Libya’s future “is at stake” and world powers and those with interests in its long-running civil war should stop sending arms to the country’s rival governments and keep working towards a lasting ceasefire, UN Secretary-General Antonio Guterres said.
Guterres implored those at a virtual ministerial meeting on Monday, co-hosted by the UN and Germany, to support peace efforts “not only in words but in actions”, including immediately backing a widely violated UN arms embargo against Libya.
“The violations of the embargo are a scandal and call into question the basic commitment to peace of all involved,” he said.
“Foreign deliveries of weapons and other military support must stop immediately.”
Germany, which has been trying to act as an intermediary, said the virtual meeting was a chance to review what has been achieved since Berlin hosted a summit on Libya in January at which participants from both sides agreed to respect an arms embargo and push Libya’s warring parties to reach a full ceasefire.
That agreement has been repeatedly violated.
A summary of the ministerial meeting by the co-chairs said participants reaffirmed their commitment to the conclusions of the Berlin conference, strongly welcomed the planned resumption of talks between the rival Libyan parties, and “stressed the need to immediately stop foreign intervention in Libya”.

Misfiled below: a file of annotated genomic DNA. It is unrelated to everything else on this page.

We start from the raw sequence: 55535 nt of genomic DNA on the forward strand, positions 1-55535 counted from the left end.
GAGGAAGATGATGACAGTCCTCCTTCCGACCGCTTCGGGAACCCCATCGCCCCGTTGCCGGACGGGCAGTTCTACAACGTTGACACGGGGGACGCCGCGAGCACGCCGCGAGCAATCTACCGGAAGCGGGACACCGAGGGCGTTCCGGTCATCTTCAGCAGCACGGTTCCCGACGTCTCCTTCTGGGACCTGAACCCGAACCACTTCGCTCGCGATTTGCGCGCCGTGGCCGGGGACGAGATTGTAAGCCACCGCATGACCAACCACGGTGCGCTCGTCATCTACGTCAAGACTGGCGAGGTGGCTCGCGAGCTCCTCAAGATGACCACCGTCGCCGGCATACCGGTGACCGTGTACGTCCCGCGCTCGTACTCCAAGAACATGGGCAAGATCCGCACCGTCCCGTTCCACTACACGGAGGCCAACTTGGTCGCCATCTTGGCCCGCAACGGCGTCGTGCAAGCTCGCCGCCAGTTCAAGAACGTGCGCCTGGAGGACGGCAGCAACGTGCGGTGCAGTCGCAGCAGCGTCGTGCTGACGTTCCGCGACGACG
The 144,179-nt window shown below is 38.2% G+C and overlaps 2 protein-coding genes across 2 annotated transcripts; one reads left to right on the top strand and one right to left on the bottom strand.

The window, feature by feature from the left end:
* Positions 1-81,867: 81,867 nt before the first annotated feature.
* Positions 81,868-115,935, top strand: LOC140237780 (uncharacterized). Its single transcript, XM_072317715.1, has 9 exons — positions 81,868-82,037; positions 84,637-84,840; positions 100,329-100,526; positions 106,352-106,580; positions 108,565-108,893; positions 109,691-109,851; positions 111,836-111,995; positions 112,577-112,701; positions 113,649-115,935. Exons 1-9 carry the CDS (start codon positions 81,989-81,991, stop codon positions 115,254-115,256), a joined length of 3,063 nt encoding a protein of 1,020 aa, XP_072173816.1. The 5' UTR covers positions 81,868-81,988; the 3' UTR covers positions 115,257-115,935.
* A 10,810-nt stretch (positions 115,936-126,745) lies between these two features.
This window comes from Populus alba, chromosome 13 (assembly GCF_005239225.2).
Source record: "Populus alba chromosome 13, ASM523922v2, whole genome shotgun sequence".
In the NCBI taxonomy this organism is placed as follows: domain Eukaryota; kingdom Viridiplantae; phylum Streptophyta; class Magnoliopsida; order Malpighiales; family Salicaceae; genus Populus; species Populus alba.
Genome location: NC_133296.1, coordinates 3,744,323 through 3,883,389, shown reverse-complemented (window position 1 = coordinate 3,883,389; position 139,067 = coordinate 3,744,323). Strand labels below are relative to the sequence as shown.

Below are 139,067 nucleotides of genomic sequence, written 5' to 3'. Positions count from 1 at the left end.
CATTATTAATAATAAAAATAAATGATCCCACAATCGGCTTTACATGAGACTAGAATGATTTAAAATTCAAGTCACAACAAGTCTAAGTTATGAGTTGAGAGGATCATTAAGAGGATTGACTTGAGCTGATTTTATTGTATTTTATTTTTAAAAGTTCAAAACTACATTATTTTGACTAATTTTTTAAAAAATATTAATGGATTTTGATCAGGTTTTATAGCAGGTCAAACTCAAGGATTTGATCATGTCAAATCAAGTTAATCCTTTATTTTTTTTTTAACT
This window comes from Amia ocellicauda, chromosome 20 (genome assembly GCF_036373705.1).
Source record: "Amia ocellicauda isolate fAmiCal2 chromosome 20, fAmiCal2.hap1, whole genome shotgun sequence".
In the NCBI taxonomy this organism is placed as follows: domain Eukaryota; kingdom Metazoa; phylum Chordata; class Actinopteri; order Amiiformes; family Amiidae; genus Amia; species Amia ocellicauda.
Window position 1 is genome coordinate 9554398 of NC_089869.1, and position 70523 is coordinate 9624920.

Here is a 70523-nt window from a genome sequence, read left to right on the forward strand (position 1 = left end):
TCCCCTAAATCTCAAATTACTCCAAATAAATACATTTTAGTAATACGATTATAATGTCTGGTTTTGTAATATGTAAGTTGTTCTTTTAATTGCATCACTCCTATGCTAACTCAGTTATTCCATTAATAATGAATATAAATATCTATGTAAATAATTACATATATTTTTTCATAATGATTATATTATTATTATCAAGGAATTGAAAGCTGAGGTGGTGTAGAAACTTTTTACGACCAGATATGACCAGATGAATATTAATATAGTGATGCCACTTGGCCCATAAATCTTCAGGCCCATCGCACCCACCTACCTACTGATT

“There was broad agreement that repeated violations of the United Nations arms embargo had to stop immediately,” the co-chairs said.
A report by the UN panel of experts monitoring sanctions against Libya, seen by The Associated Press news agency last month, said the arms embargo was being violated by the warring parties and their international backers, and that it remains “totally ineffective”.
Acting UN special envoy Stephanie Williams told a news conference after what she called “a very candid dialogue” among the major players that weapons, mercenaries and equipment “are still pouring into Libya … on both sides”.
She said this “risks miscalculations on the ground” and poses “a direct threat to Libya’s neighbours”.
“There are nine countries that are intervening in the Libyan conflict,” Williams said, without giving any names. “They all need to stop the breaches of the arms embargo.”
Libya plunged into chaos after a NATO-backed uprising in 2011 toppled longtime leader Muammar Gaddafi, who was later killed.
The country has since split between rival east- and west-based administrations, each backed by armed groups and foreign governments.
Renegade commander Khalifa Haftar and his self-styled army launched an offensive in April 2019, trying to capture Tripoli, the capital. But his campaign collapsed in June when the Tripoli-allied militias, with Turkish support, gained the upper hand.
Haftar is supported by Egypt, the United Arab Emirates and Russia. Turkey, a rival of Egypt and the UAE in a broader regional struggle, is the main patron of the Tripoli forces, which are also backed by Qatar.